Legends of Runeterra executive producer: “We had several in-person events planned for the launch we had to cancel”

Executive producer Jeff Jew shared his thoughts on the past and future of the game.

Legends of Runeterra Teemo
Image via Riot Games

The esports and gaming industries haven’t been unscathed by the COVID-19 pandemic. The global public health disaster has forced the cancellation of events and delayed the release of many games. But the Legends of Runeterra team at Riot Games worked through the pandemic, releasing the game from public beta at the end of April.

For Jeff Jew, the game’s executive producer, that alone is a major accomplishment.

“I’m really proud that our team has been able to rally through the quarantine and launch the game during this once in a lifetime situation,” Jew told Dot Esports. “Adjusting to working from home while continuing game development was a tall order. But the team has done an amazing job.”

While League of Legends and Hearthstone both had a strong local scene from many LAN cafes across the country or tournaments and events held at Microsoft Stores, the pandemic understandably put all of those events at these venues on hold.

“We had several in-person events planned for the launch that we had to cancel,” Jew said. “But we’d certainly like to pursue similar opportunities in the future.”

With the game’s official launch and new card releases that are happening every three or four months at the moment, the LoR community at large is looking toward what the rest of the future of the game could be. In regard to this, popular figures in the LoR community wonder what the release rate of potential game modes, and any teasers for those modes, might be. New game modes and different ways to play card games are key to helping generate excitement among any CCG community.

“We’re developing new competitive and alternate game modes currently, but their cadence may or may not match up with those of sets,” Jew said. “We’re going to learn a lot from the launch of Rising Tides, and I wouldn’t be surprised if we adjust our approach to ensure we’re delivering content and features in the best manner possible for players.”

While Jew didn’t rule out any formats or game modes, he did express his excitement for what’s beyond the horizon.

“I wish I could [talk about what’s in development],” Jew said. “We’re still developing the new game modes, and they’re not set in stone yet. We’ve received a lot of feedback players would love more competitive and single player modes, and as a player I’d love to see us build those too. I think League has done an amazing job of testing the waters with a variety of different modes, and keeping the ones that resonated.”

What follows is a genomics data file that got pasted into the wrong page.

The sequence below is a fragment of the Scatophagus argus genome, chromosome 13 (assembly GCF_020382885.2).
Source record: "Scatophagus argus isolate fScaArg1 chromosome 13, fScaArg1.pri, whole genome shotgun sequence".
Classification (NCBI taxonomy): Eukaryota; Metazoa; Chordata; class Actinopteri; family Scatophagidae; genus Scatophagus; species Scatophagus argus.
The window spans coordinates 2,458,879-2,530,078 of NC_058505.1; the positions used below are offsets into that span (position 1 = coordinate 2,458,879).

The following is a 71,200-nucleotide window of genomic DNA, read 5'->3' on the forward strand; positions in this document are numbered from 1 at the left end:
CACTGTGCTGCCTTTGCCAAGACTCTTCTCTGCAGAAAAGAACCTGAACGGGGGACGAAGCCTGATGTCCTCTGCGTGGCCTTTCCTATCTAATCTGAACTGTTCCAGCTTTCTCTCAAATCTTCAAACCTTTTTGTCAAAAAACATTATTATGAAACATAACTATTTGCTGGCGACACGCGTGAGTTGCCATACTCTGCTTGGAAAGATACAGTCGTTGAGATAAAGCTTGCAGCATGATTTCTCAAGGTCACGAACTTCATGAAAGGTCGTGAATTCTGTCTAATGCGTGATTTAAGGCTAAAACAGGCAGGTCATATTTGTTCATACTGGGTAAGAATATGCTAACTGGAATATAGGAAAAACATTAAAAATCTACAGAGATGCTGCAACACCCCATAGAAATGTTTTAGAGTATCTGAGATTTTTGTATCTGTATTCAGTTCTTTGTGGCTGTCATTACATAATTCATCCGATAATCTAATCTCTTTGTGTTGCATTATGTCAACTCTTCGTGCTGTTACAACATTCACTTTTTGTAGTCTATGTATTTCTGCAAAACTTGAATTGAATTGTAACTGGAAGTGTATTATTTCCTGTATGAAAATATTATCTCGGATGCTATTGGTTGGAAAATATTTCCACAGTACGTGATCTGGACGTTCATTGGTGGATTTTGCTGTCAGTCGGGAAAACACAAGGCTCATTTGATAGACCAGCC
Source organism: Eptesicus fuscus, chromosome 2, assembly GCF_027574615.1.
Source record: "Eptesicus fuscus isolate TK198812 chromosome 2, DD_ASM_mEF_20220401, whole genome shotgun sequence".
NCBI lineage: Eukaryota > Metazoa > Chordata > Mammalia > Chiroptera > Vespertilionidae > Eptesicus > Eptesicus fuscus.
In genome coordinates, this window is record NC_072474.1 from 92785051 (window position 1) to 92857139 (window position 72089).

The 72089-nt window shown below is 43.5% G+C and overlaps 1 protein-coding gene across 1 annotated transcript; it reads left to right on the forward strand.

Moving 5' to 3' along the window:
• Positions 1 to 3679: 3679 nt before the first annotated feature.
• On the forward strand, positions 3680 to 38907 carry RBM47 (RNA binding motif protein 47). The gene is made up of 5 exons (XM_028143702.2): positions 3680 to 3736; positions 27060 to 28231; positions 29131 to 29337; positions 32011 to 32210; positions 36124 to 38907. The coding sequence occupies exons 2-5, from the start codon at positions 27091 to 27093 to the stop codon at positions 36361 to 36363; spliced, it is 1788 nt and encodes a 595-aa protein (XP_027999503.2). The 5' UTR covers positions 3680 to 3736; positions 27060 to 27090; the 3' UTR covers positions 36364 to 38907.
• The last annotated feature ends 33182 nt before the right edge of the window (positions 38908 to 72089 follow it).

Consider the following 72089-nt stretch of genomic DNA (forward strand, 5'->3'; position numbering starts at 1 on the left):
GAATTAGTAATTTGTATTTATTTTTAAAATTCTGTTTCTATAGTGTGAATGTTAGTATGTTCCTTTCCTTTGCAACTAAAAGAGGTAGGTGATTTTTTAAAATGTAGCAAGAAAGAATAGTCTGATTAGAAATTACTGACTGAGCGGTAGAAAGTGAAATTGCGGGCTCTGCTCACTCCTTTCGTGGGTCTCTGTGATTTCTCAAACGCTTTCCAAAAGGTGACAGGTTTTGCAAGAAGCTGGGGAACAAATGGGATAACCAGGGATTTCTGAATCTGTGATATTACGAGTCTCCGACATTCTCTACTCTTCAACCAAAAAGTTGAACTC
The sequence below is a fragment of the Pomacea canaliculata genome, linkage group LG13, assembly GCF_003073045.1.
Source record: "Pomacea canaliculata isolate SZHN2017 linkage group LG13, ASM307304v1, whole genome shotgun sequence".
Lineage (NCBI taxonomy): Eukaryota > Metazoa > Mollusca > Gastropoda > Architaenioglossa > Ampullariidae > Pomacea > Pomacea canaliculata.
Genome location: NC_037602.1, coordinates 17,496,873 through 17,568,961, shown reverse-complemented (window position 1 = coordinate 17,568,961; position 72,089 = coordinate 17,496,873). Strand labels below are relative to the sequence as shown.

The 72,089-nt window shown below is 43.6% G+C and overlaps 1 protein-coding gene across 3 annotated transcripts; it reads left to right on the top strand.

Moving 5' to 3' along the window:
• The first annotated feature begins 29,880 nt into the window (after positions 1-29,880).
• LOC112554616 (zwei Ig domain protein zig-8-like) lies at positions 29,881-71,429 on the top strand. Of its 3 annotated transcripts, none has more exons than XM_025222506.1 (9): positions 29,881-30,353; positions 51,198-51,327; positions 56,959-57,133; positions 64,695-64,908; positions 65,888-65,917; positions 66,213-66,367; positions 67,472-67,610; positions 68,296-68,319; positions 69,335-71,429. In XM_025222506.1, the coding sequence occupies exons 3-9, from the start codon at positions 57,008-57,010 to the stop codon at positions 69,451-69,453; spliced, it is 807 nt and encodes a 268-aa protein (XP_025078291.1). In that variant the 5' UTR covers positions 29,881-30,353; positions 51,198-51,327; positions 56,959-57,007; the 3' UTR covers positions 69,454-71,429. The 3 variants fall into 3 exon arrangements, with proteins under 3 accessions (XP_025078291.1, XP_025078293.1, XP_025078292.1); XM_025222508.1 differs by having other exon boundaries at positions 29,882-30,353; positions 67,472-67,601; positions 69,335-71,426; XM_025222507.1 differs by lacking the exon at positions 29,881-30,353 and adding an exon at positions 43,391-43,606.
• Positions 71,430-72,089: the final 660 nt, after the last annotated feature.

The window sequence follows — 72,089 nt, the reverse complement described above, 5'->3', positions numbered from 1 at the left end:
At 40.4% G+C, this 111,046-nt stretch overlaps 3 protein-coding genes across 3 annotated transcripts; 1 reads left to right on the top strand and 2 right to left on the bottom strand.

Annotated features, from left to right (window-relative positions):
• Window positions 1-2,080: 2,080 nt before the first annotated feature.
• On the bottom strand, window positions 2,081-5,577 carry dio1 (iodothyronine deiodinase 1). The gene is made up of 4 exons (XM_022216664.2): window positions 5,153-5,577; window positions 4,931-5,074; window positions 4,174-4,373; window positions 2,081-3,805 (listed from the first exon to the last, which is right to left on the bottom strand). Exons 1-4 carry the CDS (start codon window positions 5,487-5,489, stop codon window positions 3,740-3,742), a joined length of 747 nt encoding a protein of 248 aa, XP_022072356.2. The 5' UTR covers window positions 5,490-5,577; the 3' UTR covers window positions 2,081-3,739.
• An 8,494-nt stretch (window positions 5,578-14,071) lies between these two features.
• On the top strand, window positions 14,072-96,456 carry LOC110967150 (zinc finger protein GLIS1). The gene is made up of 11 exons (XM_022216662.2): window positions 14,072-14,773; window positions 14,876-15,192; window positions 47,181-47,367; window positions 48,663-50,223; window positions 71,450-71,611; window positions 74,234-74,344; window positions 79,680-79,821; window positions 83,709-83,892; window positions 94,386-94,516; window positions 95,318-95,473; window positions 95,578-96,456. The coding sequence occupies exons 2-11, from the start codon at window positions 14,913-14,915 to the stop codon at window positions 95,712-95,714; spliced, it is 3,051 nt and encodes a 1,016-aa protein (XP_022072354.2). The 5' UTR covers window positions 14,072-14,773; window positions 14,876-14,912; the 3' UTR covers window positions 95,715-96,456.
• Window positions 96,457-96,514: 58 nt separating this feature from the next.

He also teased potential higher stakes and varying challenge modes. “I expect to see us create modes that break the existing deck building rules,” Jew said. “Or modes with even higher stakes than ranked in the future.”

Outside of big releases and tournaments, LoR’s viewership on Twitch has been on a downward trend when compared to Riot’s other newest game, VALORANT, or other popular CCGs like Magic: The Gathering or Hearthstone.

But Jew doesn’t see streaming as the end-all-be-all for determining a game’s success.

Streaming, Jew said, is a “valuable part of our ecosystem,” but it isn’t one of the “one of the major metrics of success” his team tracks—and that’s especially true given the game is still in beta. The drop off, he said, “was related to [Riot’s] initial business model, where [they] limited the amount of Wildcards players could purchase each week.”

Jew said that the team had entirely updated and improved its progression systems. 

“It’s a great time to jump in and playtest all the cool content that’s coming with Rising Tides,” Jew said.

A few things the community has been clamoring for are quality of life features like spectator mode and changing deck covers. Jew said that spectator mode is on the “roadmap.”

“We know it’s essential to have for supporting esports, community events, creators, etc,” Jew said. “I can’t commit to a date right now but we’ll be sharing more information on our post-launch roadmap after launch.”

In any digital card game, development and programming can take a long time and it could be difficult to make certain cards function correctly.

“One of my favorite examples is the earlier versions of Teemo,” Jew said. The basic idea for him was always consistent—put shrooms in your opponent’s deck. One of the issues was that he put actual shroom cards in your deck for a while (now he attaches them to cards in your deck), which definitely caused some problems.”

And there were other problems that arose from different iterations. “For a while after we first got shroom animations into the game, they wouldn’t cut off when your Nexus hit zero, so we sometimes saw huge piles of shrooms that would keep pinging you one by one after you’d already lost,” Jew said. “We obviously had to fix that, but it did seem pretty appropriate for Teemo.”